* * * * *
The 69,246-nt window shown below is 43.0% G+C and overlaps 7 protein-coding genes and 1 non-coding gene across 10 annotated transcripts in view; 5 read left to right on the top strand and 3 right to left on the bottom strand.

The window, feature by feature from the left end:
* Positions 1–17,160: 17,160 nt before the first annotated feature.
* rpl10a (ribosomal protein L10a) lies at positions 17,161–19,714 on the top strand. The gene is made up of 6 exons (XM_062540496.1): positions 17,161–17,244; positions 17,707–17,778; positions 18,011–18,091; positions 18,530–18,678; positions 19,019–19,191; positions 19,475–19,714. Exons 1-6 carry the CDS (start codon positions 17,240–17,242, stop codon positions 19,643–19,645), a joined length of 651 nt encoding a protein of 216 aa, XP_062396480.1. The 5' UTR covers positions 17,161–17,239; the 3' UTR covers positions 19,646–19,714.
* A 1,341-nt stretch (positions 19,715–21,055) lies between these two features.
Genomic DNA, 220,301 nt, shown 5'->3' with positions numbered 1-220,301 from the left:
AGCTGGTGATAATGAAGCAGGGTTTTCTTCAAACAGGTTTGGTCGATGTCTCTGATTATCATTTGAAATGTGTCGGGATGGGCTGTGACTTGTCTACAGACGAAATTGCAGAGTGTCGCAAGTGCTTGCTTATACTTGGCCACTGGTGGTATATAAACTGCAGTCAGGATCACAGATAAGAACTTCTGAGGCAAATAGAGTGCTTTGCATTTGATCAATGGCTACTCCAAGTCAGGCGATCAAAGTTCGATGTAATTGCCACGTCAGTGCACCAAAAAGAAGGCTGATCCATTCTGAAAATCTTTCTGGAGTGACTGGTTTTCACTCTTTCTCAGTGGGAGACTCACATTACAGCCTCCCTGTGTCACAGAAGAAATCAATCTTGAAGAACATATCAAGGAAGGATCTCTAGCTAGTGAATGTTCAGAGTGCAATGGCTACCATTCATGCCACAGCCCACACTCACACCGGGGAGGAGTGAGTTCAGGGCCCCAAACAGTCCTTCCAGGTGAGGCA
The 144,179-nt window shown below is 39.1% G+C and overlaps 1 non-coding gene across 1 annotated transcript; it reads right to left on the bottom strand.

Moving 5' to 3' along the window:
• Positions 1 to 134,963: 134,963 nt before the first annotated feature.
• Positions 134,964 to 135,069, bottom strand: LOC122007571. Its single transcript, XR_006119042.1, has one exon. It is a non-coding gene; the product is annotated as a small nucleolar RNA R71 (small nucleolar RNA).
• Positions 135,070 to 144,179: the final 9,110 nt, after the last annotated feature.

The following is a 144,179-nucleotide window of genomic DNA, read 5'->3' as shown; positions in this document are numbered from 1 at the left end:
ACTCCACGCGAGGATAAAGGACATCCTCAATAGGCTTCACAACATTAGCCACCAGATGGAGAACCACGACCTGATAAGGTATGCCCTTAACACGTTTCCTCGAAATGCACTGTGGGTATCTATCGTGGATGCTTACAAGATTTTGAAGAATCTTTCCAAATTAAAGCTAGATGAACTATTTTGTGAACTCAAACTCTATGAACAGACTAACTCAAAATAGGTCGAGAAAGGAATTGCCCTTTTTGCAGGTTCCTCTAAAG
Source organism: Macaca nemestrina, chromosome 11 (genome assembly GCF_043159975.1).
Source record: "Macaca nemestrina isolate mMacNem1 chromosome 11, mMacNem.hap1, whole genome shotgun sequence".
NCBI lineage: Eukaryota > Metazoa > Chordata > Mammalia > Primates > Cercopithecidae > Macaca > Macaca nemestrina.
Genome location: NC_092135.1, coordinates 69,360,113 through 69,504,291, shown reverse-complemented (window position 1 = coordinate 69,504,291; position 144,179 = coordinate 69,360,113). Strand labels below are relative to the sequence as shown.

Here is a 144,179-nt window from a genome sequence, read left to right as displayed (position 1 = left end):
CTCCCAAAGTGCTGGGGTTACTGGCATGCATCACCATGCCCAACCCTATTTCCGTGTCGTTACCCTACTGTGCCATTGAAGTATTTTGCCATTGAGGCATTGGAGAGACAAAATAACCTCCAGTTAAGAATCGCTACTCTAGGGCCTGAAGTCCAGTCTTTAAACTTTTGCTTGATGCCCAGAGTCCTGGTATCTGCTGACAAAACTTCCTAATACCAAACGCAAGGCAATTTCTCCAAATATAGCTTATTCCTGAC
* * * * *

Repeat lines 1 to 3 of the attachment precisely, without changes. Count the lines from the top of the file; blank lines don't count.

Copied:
The 69,246-nt window shown below is 43.0% G+C and overlaps 7 protein-coding genes and 1 non-coding gene across 10 annotated transcripts in view; 5 read left to right on the top strand and 3 right to left on the bottom strand.

The window, feature by feature from the left end:
* Positions 1–17,160: 17,160 nt before the first annotated feature.